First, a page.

Marine protected areas are, by IUCN definition, permanent. Protections for Australia's Great Barrier Reef Marine Park, Russia's Lake Baikal, Japan's Mount Fuji, and the United States' Grand Canyon have no expiration date. These countries should make the same commitment to special areas in the waters surrounding Antarctica, some of the most ecologically valuable seascapes in the world. These nations are all signatories to the Antarctic Treaty, which provided permanent protections for the continent of Antarctica. The surrounding waters deserve the same.
The Southern Ocean represents 10 percent of the world's ocean and some of the most pristine marine habitat left in the world. Its currents supply nutrients that support three-quarters of the world's marine life. The Ross Sea, often referred to as the “last ocean,” is one of the few intact ecosystems left on the planet. Only 1 percent of the world's oceans are now fully protected. IUCN scientists call for at least 20 percent, and world leaders have committed to reaching 10 percent by 2020. Extensive marine reserves would not only protect the Southern Ocean's ecological treasures and nutrient conveyors, but they also would make a meaningful contribution to ocean protection worldwide.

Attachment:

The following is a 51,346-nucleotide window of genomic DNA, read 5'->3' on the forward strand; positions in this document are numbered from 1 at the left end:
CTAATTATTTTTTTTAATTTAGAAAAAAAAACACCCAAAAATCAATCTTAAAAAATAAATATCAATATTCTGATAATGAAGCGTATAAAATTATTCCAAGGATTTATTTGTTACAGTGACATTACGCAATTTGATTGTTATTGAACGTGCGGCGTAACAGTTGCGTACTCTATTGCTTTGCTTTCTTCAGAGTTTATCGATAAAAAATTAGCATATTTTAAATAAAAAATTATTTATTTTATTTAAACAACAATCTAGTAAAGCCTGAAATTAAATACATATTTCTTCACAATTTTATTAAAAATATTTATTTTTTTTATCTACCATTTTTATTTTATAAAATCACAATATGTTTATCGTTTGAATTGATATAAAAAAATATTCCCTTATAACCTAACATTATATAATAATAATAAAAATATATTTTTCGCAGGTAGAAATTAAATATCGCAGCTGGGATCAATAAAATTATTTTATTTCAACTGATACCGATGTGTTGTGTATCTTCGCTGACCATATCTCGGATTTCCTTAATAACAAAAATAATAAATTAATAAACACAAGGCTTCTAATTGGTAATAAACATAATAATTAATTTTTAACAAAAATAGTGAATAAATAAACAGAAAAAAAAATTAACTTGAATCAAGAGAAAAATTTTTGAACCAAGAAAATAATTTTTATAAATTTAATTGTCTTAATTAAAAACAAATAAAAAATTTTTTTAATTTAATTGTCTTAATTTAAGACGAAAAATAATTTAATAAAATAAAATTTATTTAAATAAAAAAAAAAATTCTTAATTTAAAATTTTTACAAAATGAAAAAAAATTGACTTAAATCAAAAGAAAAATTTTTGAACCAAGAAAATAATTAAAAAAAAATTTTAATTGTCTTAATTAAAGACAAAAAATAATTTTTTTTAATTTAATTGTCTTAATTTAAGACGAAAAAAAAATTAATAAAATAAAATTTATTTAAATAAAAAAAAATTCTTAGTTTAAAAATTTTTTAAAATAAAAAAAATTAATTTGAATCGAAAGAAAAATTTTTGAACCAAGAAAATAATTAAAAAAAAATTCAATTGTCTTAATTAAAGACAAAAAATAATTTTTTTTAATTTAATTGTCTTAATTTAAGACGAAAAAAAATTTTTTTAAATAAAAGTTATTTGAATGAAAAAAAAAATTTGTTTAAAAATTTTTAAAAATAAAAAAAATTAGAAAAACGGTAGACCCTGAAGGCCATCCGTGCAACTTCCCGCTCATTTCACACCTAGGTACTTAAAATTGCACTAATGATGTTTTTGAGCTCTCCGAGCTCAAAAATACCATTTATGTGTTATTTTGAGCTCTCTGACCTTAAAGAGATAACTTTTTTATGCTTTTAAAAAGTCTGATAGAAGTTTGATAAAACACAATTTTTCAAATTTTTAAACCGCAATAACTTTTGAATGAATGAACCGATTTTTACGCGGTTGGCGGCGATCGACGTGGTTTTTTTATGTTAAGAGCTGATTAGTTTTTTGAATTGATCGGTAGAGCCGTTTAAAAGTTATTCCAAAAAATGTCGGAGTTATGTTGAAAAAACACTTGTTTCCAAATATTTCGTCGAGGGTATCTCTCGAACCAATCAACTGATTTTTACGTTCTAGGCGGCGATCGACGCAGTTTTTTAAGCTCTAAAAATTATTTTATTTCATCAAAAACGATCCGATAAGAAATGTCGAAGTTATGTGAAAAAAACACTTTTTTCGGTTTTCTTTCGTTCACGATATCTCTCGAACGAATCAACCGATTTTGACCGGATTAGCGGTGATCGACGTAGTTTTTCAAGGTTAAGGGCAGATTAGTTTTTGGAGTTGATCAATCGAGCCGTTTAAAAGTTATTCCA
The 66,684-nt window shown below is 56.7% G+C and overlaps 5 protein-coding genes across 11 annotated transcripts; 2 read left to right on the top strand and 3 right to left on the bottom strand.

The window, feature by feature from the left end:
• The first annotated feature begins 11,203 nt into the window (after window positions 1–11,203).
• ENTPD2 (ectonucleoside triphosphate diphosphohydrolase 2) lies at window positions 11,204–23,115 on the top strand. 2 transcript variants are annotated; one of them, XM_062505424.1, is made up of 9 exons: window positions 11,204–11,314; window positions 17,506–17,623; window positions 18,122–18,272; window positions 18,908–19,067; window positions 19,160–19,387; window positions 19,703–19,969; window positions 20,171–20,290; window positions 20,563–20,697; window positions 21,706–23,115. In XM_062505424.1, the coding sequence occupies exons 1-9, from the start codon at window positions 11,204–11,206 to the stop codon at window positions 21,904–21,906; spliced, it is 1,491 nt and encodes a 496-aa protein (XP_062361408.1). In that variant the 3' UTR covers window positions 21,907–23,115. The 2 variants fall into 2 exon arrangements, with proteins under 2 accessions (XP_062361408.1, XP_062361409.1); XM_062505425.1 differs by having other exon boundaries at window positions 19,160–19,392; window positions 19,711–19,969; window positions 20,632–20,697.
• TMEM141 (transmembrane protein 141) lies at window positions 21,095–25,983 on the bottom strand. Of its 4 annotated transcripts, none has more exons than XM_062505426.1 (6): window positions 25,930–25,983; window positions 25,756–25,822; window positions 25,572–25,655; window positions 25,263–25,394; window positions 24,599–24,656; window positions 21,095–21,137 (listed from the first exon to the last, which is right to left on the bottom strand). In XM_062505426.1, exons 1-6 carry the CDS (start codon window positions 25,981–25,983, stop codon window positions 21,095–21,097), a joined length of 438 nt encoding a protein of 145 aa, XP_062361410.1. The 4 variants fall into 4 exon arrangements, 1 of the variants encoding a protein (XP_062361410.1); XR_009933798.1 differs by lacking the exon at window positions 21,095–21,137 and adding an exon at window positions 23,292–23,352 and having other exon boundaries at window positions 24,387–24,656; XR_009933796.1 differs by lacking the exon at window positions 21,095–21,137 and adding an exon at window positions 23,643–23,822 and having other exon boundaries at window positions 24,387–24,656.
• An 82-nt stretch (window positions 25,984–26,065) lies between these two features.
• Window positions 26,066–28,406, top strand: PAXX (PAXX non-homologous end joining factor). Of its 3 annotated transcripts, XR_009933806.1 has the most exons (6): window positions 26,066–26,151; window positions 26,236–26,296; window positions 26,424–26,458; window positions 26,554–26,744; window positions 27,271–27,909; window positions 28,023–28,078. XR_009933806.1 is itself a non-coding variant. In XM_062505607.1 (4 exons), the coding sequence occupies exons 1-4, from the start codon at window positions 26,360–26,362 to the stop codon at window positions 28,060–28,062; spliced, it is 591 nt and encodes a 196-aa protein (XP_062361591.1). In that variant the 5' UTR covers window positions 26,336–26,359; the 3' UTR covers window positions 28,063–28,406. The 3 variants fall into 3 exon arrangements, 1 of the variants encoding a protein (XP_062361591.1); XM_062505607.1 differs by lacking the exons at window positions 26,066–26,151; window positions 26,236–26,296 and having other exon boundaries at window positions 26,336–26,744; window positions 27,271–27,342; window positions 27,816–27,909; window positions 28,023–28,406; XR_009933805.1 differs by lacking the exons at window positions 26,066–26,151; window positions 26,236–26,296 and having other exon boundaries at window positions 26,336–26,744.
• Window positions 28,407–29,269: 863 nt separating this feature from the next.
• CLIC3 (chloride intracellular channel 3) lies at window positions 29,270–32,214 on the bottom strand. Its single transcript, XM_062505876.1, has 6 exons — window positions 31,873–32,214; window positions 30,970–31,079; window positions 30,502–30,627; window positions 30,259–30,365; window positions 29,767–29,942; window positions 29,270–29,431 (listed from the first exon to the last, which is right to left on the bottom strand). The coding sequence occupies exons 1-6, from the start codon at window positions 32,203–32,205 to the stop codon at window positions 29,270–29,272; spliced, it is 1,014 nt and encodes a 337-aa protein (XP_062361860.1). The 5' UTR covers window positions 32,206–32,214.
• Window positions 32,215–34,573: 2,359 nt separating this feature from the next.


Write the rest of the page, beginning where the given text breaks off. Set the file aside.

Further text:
The Southern Ocean supports thousands of species that exist nowhere else, in addition to some of the world's most important penguin, whale, and toothfish habitat. Reserves must protect their ecosystem, including feeding and spawning grounds and geomorphic features such as seamounts, ridges, and troughs.